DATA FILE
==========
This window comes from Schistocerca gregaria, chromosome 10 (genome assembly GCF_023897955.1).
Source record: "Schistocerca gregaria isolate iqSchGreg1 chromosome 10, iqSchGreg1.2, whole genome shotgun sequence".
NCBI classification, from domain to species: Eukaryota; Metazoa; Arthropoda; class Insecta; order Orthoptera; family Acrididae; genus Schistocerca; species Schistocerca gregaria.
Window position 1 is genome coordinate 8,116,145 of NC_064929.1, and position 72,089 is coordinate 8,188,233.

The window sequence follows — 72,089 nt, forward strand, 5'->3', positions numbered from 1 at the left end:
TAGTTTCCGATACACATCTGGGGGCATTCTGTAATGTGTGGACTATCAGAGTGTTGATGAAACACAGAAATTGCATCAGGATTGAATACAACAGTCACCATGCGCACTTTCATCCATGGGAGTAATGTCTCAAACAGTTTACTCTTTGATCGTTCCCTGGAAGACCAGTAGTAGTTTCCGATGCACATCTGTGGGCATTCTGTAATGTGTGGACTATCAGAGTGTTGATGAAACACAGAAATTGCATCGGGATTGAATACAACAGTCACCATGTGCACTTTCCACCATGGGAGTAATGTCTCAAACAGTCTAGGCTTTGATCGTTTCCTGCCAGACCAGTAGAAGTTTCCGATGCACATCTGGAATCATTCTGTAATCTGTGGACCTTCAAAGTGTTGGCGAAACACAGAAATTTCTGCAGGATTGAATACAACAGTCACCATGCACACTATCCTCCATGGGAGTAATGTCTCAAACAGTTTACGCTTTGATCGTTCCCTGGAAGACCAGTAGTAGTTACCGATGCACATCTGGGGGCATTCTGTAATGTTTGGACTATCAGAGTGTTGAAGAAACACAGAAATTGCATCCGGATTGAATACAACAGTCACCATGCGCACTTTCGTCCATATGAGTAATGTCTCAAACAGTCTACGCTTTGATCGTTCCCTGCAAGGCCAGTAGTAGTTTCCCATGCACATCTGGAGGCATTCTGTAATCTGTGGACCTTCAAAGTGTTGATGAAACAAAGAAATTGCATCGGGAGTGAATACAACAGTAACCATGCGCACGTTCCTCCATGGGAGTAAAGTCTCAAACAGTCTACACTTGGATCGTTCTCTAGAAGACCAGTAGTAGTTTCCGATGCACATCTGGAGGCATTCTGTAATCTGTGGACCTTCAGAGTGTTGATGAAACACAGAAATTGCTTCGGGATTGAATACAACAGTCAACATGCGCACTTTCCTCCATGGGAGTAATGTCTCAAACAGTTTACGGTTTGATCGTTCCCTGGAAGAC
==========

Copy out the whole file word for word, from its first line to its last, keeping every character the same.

This window comes from Schistocerca gregaria, chromosome 10 (genome assembly GCF_023897955.1).
Source record: "Schistocerca gregaria isolate iqSchGreg1 chromosome 10, iqSchGreg1.2, whole genome shotgun sequence".
NCBI classification, from domain to species: Eukaryota; Metazoa; Arthropoda; class Insecta; order Orthoptera; family Acrididae; genus Schistocerca; species Schistocerca gregaria.
Window position 1 is genome coordinate 8,116,145 of NC_064929.1, and position 72,089 is coordinate 8,188,233.

The window sequence follows — 72,089 nt, forward strand, 5'->3', positions numbered from 1 at the left end:
TAGTTTCCGATACACATCTGGGGGCATTCTGTAATGTGTGGACTATCAGAGTGTTGATGAAACACAGAAATTGCATCAGGATTGAATACAACAGTCACCATGCGCACTTTCATCCATGGGAGTAATGTCTCAAACAGTTTACTCTTTGATCGTTCCCTGGAAGACCAGTAGTAGTTTCCGATGCACATCTGTGGGCATTCTGTAATGTGTGGACTATCAGAGTGTTGATGAAACACAGAAATTGCATCGGGATTGAATACAACAGTCACCATGTGCACTTTCCACCATGGGAGTAATGTCTCAAACAGTCTAGGCTTTGATCGTTTCCTGCCAGACCAGTAGAAGTTTCCGATGCACATCTGGAATCATTCTGTAATCTGTGGACCTTCAAAGTGTTGGCGAAACACAGAAATTTCTGCAGGATTGAATACAACAGTCACCATGCACACTATCCTCCATGGGAGTAATGTCTCAAACAGTTTACGCTTTGATCGTTCCCTGGAAGACCAGTAGTAGTTACCGATGCACATCTGGGGGCATTCTGTAATGTTTGGACTATCAGAGTGTTGAAGAAACACAGAAATTGCATCCGGATTGAATACAACAGTCACCATGCGCACTTTCGTCCATATGAGTAATGTCTCAAACAGTCTACGCTTTGATCGTTCCCTGCAAGGCCAGTAGTAGTTTCCCATGCACATCTGGAGGCATTCTGTAATCTGTGGACCTTCAAAGTGTTGATGAAACAAAGAAATTGCATCGGGAGTGAATACAACAGTAACCATGCGCACGTTCCTCCATGGGAGTAAAGTCTCAAACAGTCTACACTTGGATCGTTCTCTAGAAGACCAGTAGTAGTTTCCGATGCACATCTGGAGGCATTCTGTAATCTGTGGACCTTCAGAGTGTTGATGAAACACAGAAATTGCTTCGGGATTGAATACAACAGTCAACATGCGCACTTTCCTCCATGGGAGTAATGTCTCAAACAGTTTACGGTTTGATCGTTCCCTGGAAGAC